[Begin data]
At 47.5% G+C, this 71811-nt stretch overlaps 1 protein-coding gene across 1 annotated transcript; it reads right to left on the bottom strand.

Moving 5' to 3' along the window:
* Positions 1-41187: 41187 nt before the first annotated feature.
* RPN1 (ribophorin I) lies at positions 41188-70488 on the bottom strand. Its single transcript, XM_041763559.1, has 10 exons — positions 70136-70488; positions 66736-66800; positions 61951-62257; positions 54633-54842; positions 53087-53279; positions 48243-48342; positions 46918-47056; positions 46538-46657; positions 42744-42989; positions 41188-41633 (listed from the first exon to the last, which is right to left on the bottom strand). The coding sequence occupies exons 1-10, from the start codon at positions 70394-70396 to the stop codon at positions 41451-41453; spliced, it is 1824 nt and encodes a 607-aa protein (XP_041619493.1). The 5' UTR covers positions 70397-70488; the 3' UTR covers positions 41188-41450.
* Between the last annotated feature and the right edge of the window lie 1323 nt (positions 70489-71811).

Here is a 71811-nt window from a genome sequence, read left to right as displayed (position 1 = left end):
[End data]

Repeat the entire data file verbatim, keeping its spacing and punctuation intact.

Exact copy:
At 47.5% G+C, this 71811-nt stretch overlaps 1 protein-coding gene across 1 annotated transcript; it reads right to left on the bottom strand.

Moving 5' to 3' along the window:
* Positions 1-41187: 41187 nt before the first annotated feature.
* RPN1 (ribophorin I) lies at positions 41188-70488 on the bottom strand. Its single transcript, XM_041763559.1, has 10 exons — positions 70136-70488; positions 66736-66800; positions 61951-62257; positions 54633-54842; positions 53087-53279; positions 48243-48342; positions 46918-47056; positions 46538-46657; positions 42744-42989; positions 41188-41633 (listed from the first exon to the last, which is right to left on the bottom strand). The coding sequence occupies exons 1-10, from the start codon at positions 70394-70396 to the stop codon at positions 41451-41453; spliced, it is 1824 nt and encodes a 607-aa protein (XP_041619493.1). The 5' UTR covers positions 70397-70488; the 3' UTR covers positions 41188-41450.
* Between the last annotated feature and the right edge of the window lie 1323 nt (positions 70489-71811).

Here is a 71811-nt window from a genome sequence, read left to right as displayed (position 1 = left end):